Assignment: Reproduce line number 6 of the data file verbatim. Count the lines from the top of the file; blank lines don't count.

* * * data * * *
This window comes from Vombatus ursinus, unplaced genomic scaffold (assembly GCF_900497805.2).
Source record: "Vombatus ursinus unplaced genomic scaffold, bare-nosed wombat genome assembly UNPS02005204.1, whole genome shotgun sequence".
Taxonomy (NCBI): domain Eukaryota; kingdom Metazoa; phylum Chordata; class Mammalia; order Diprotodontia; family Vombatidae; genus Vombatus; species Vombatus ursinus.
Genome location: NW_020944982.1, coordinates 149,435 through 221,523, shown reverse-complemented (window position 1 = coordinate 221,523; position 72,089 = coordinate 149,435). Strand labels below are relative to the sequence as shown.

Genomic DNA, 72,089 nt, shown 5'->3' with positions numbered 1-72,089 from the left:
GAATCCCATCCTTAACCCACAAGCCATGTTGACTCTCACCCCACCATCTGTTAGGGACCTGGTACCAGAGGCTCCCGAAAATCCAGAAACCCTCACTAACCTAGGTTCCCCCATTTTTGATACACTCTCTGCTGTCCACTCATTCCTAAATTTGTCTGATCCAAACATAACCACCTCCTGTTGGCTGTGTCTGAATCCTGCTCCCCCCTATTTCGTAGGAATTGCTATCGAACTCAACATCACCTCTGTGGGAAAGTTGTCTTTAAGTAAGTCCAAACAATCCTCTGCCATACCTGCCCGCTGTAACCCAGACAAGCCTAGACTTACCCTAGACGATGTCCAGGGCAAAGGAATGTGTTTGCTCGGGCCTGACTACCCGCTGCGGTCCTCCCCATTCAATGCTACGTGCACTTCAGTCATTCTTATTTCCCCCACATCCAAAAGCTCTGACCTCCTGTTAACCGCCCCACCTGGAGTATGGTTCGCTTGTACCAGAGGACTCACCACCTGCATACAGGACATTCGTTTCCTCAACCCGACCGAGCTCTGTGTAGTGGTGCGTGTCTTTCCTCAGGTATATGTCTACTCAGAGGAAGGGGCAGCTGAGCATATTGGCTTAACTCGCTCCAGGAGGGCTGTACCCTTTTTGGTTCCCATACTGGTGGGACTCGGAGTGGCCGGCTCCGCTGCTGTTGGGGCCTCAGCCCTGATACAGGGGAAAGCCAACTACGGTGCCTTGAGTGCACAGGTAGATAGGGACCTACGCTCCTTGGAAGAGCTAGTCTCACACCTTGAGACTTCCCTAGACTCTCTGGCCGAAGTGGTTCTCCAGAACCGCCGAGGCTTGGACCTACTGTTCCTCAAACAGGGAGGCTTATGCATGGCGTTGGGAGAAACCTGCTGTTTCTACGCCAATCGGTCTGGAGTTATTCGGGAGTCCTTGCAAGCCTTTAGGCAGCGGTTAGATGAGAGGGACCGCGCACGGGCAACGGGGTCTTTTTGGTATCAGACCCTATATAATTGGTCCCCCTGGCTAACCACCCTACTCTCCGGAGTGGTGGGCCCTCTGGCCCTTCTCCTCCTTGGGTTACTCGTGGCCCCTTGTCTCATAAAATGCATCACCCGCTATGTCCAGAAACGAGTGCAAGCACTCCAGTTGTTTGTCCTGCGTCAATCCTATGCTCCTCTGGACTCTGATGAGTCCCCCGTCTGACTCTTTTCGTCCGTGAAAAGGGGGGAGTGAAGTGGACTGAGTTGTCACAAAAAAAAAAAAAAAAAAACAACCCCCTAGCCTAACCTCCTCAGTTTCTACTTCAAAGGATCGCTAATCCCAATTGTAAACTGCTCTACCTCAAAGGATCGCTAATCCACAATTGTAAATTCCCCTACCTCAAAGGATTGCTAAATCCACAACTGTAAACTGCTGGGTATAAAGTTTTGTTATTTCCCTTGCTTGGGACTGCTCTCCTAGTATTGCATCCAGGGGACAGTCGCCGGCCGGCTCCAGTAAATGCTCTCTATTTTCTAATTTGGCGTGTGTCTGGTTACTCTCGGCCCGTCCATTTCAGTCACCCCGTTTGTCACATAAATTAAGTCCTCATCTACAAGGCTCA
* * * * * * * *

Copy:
GAATCCCATCCTTAACCCACAAGCCATGTTGACTCTCACCCCACCATCTGTTAGGGACCTGGTACCAGAGGCTCCCGAAAATCCAGAAACCCTCACTAACCTAGGTTCCCCCATTTTTGATACACTCTCTGCTGTCCACTCATTCCTAAATTTGTCTGATCCAAACATAACCACCTCCTGTTGGCTGTGTCTGAATCCTGCTCCCCCCTATTTCGTAGGAATTGCTATCGAACTCAACATCACCTCTGTGGGAAAGTTGTCTTTAAGTAAGTCCAAACAATCCTCTGCCATACCTGCCCGCTGTAACCCAGACAAGCCTAGACTTACCCTAGACGATGTCCAGGGCAAAGGAATGTGTTTGCTCGGGCCTGACTACCCGCTGCGGTCCTCCCCATTCAATGCTACGTGCACTTCAGTCATTCTTATTTCCCCCACATCCAAAAGCTCTGACCTCCTGTTAACCGCCCCACCTGGAGTATGGTTCGCTTGTACCAGAGGACTCACCACCTGCATACAGGACATTCGTTTCCTCAACCCGACCGAGCTCTGTGTAGTGGTGCGTGTCTTTCCTCAGGTATATGTCTACTCAGAGGAAGGGGCAGCTGAGCATATTGGCTTAACTCGCTCCAGGAGGGCTGTACCCTTTTTGGTTCCCATACTGGTGGGACTCGGAGTGGCCGGCTCCGCTGCTGTTGGGGCCTCAGCCCTGATACAGGGGAAAGCCAACTACGGTGCCTTGAGTGCACAGGTAGATAGGGACCTACGCTCCTTGGAAGAGCTAGTCTCACACCTTGAGACTTCCCTAGACTCTCTGGCCGAAGTGGTTCTCCAGAACCGCCGAGGCTTGGACCTACTGTTCCTCAAACAGGGAGGCTTATGCATGGCGTTGGGAGAAACCTGCTGTTTCTACGCCAATCGGTCTGGAGTTATTCGGGAGTCCTTGCAAGCCTTTAGGCAGCGGTTAGATGAGAGGGACCGCGCACGGGCAACGGGGTCTTTTTGGTATCAGACCCTATATAATTGGTCCCCCTGGCTAACCACCCTACTCTCCGGAGTGGTGGGCCCTCTGGCCCTTCTCCTCCTTGGGTTACTCGTGGCCCCTTGTCTCATAAAATGCATCACCCGCTATGTCCAGAAACGAGTGCAAGCACTCCAGTTGTTTGTCCTGCGTCAATCCTATGCTCCTCTGGACTCTGATGAGTCCCCCGTCTGACTCTTTTCGTCCGTGAAAAGGGGGGAGTGAAGTGGACTGAGTTGTCACAAAAAAAAAAAAAAAAAAACAACCCCCTAGCCTAACCTCCTCAGTTTCTACTTCAAAGGATCGCTAATCCCAATTGTAAACTGCTCTACCTCAAAGGATCGCTAATCCACAATTGTAAATTCCCCTACCTCAAAGGATTGCTAAATCCACAACTGTAAACTGCTGGGTATAAAGTTTTGTTATTTCCCTTGCTTGGGACTGCTCTCCTAGTATTGCATCCAGGGGACAGTCGCCGGCCGGCTCCAGTAAATGCTCTCTATTTTCTAATTTGGCGTGTGTCTGGTTACTCTCGGCCCGTCCATTTCAGTCACCCCGTTTGTCACATAAATTAAGTCCTCATCTACAAGGCTCA